Tuesday, January 29, 2008

Walking the tightrope

Although I was pleasantly surprised that Utrecht isn't nearly as seedy as I remembered Amsterdam being, I was still prepared when we moved for the occasional need to distract Aislin's attention away from a newsstand here or there. You know, to preserve those conservative family values we hold so dear. Evidently, however, I need to expand the parameters of my vigilance...

I've been trying to pick up as much Dutch as I can, and the quickest way to do that, I've found, is to read as many of the free newspapers as possible that clutter the morning trains. There are at least four different papers to be had each day, so I usually try to scan each to see if I can pick up on what's going on in the world. Of course, my Dutch isn't great, so I usually have to check the English language websites when I get back home. There was the day that I thought Hillary had declared former General Wesley Clark as her running mate, only to discover upon fact checking in my native tongue that I had merely misunderstood the Dutch reporter's cleverly ironic headline in an article saying the 2004 candidate and Hillary supporter had just visited the polderlands to take a gander at some alternative energy options, viz. windmills.

So this morning I was sitting there trying to decide if I was really understanding the article to say that Dutch men spend more time in front of the mirror than Dutch women (which I was, as it turns out). Then my darling 8-year-old, who was sitting across from me finishing her homework, cleared her throat, "Ahem, Mom?"

"Yes, dear?" I responded absentmindedly, nose still buried in paper.

She continued, delicately, "Um, that picture might not be too appropriate for me."

This is roughly the top half of the picture I was holding in front of my daughter's nose, minus the thigh-highs and stilettos:



So much for vigilance, but at least she self-censors. My daughter, that is.

Saturday, January 26, 2008

Saturday morning blues

Here's the polymusical Dylan at work on his newest composition with his muse and assistant, Dad.


video

Monday, January 14, 2008

O What a Beautiful Moooorrrning

This, folks -- this excerpt from the weather report for tomorrow pretty much sums up what it's like to live in the Netherlands in January.

Hours of Precipitation: 7 Hrs
Hours of Daylight: 7.3 Hrs

Yes, I can attest that the two do, in fact, correlate almost perfectly. It rains only when I need to be shuttling the kids several kilometers to and fro by bike, and then it rains copiously. Comically. In all fairness, the word "Daylight" really should be in quotes given the cloud permacover. Oh, and don't forget the other key statistics:

High 44°F
RealFeel®: 28°F
Winds: S at 26mph
Wind Gusts: 52 mph

Is that really a 16-degree difference between actual temperature and wind chill? And gusts of fifty-two miles per hour? Surely they jest. There have been several occasions on which Aislin and I have been sure we were literally being blown backwards as we pedaled, and those winds were estimated around 40 mph. Maybe if the wind's blowing the right way we can just open our umbrellas and float into the station like Mary Poppins. Hopefully when there aren't any actual trains approaching.

Nothing in the world like a Dutch commute, I tell you.

He told me so

We bought a car. After much debate (and a bike ride on which Jeff rode my bike with the boy on the back -- but without the added 20 kilos of groceries we always do), we decided (he was convinced) that there are certain things that you just have to have a car to do. It didn't hurt that our neighbor was selling a beater for a song. I decided to test drive it.

Ah, the test drive.

How did I get elected for this? I know nothing of Dutch road rules. Literally nothing. I had noticed there were no stop signs, like EVER, but I had no idea what the round blue signs with the slashes and "X"es were all about. It's a good thing the neighbor let me in on this little rule of yielding to traffic on the right. Talk about a sea change in the way you process what's going on on the road -- argh! It doesn't matter how fast you're going or how large the road you're on; if someone is approaching on a blind street from the right, you'd better believe they're just going to roar the heck out there in front of you without so much as a glance to their left, that is, in your direction.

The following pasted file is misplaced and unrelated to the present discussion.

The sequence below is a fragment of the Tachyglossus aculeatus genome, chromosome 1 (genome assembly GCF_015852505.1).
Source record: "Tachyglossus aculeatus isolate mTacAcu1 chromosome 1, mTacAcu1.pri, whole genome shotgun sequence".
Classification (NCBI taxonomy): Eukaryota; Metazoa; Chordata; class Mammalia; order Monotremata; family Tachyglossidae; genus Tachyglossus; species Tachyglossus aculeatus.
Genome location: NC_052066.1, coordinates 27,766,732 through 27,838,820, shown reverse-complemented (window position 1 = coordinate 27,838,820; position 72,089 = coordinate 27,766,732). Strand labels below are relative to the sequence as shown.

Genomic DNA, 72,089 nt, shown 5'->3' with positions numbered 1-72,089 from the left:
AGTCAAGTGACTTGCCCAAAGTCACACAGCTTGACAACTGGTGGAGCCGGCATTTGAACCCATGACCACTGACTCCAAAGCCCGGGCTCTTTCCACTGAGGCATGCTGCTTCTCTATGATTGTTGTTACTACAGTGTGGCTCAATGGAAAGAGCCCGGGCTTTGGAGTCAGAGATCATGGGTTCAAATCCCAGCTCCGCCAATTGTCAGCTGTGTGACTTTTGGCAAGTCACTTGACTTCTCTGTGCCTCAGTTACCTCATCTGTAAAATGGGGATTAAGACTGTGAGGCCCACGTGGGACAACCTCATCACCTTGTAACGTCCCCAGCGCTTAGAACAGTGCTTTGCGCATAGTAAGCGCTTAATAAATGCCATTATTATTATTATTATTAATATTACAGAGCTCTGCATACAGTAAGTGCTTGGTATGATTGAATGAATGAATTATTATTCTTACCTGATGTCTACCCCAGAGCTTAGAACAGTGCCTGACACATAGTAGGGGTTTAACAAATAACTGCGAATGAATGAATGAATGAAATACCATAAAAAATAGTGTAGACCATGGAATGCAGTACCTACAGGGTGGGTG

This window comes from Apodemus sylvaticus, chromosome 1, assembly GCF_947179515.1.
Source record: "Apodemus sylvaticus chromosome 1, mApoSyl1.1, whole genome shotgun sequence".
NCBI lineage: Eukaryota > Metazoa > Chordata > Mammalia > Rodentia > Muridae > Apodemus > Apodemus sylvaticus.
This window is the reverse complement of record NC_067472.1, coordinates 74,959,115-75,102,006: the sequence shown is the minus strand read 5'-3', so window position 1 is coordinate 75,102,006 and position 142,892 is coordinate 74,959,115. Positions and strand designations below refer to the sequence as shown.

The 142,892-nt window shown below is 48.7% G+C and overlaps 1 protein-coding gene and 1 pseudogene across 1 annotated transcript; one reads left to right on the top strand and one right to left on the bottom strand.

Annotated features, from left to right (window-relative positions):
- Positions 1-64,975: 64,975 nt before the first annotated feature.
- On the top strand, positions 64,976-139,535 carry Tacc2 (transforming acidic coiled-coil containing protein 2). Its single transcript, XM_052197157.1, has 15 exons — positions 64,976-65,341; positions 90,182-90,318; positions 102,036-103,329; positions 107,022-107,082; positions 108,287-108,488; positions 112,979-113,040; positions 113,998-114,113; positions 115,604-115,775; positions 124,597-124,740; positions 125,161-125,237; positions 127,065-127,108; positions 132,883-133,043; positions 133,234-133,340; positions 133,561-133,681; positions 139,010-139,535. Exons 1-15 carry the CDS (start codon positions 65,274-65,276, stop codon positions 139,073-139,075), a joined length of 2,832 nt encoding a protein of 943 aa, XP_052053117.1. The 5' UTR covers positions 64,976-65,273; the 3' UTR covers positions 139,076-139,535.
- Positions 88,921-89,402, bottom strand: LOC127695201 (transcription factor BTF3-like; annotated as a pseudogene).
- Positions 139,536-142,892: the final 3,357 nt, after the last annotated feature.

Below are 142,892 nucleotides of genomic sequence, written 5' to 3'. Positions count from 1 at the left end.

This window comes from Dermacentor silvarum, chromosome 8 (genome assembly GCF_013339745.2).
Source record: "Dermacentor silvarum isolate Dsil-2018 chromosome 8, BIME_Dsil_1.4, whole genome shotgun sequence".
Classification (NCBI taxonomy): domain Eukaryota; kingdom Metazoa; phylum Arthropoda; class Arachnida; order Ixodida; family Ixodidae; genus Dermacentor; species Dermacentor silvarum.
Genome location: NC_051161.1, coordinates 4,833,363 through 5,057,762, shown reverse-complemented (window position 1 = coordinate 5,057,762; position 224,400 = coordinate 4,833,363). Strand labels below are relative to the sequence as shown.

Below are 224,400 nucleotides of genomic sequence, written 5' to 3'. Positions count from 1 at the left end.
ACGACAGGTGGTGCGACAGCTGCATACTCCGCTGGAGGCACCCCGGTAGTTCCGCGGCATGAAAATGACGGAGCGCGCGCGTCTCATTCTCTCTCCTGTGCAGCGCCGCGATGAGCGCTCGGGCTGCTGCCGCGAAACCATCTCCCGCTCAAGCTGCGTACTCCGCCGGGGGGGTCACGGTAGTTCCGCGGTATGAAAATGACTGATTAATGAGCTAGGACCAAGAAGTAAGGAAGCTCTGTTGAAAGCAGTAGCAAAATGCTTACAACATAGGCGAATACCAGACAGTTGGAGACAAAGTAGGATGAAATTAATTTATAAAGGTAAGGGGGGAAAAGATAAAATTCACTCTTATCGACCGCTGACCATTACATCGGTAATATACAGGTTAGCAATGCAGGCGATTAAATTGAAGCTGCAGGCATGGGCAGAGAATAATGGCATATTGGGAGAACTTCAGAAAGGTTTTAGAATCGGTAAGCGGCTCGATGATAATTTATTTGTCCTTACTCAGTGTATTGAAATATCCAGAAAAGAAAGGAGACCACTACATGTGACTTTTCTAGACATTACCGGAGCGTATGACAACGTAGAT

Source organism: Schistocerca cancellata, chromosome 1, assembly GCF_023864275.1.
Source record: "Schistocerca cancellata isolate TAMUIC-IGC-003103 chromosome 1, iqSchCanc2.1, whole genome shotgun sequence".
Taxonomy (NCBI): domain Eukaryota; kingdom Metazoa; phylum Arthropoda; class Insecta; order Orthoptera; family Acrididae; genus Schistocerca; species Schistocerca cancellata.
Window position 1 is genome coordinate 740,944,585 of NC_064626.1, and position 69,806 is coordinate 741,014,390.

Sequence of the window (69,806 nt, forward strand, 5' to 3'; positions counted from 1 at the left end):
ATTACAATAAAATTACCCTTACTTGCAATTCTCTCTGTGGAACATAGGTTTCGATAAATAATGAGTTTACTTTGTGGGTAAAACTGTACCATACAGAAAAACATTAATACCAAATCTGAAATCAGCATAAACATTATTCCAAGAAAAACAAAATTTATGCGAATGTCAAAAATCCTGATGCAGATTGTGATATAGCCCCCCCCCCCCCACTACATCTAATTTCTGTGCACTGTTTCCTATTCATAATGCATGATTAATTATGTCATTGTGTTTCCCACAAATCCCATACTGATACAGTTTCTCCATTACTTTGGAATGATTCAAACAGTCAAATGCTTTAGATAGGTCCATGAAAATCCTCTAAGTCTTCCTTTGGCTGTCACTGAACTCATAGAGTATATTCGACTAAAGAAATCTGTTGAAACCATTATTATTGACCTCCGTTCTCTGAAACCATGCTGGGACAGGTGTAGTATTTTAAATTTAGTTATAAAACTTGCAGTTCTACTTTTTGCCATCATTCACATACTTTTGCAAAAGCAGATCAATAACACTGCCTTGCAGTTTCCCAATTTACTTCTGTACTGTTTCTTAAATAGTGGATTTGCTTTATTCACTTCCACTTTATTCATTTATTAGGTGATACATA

So there I was driving my neighbor's car with my neighbor in the front seat as nervous as my mother when I got my learner's permit. Truly, he was so apprehensive I tried to call the whole thing off, but he insisted... and then went on to use the nonexistent brake pedal as we went through our neighborhood, then the nonexistent accelerator as we merged onto the A2. "You have to go faster, FASTER!" he exhorted me while pushing down on my right knee (!) although the pedal in his ancient Golf was already pressed entirely to the floor. I could tell the poor man would have smoked an entire pack simultaneously, Guinness World Record-style, in the ten minutes we were in the car if I hadn't mentioned being asthmatic. Me, I haven't been that nervous driving since I was nine months pregnant the first time.

Sigh.

But we bought the beater. So we are now the proud(ish) owners of a completely impractical, rust-spotted, two-door Golf that is the same model year as my very first car sixteen years ago. Hey, at least there are four wheels and an engine.

Postscript The very, very first time we tried to start the car after we bought it from him, the battery was utterly dead. Even after replacing the battery we were forced to spend the rest of the life of the car carrying around a portable battery/jumpstarter so that when we inevitably stalled out in the middle of the road we could get ourselves started again... since no one would stop and help the first time it happened, but rather preferred to drive around me honking one long, constant honk as if I'd just stopped in the middle of the road to have a picnic on the hood, specifically to inconvenience them. When we attempted to trade it in the following August, a mere ten months after buying it, it was junked. Our neighbor was clearly offended, obviously believing that we were somehow responsible for the Golf's demise and reviling to our faces the new beater of a van we were forced to purchase after its untimely death. "Do you even like that color?" he sneered, "And look at those spots on the bumper where the paint is peeling off; that is just unacceptable," opined the man who had sold us the rust-covered car less than a year before. Indeed.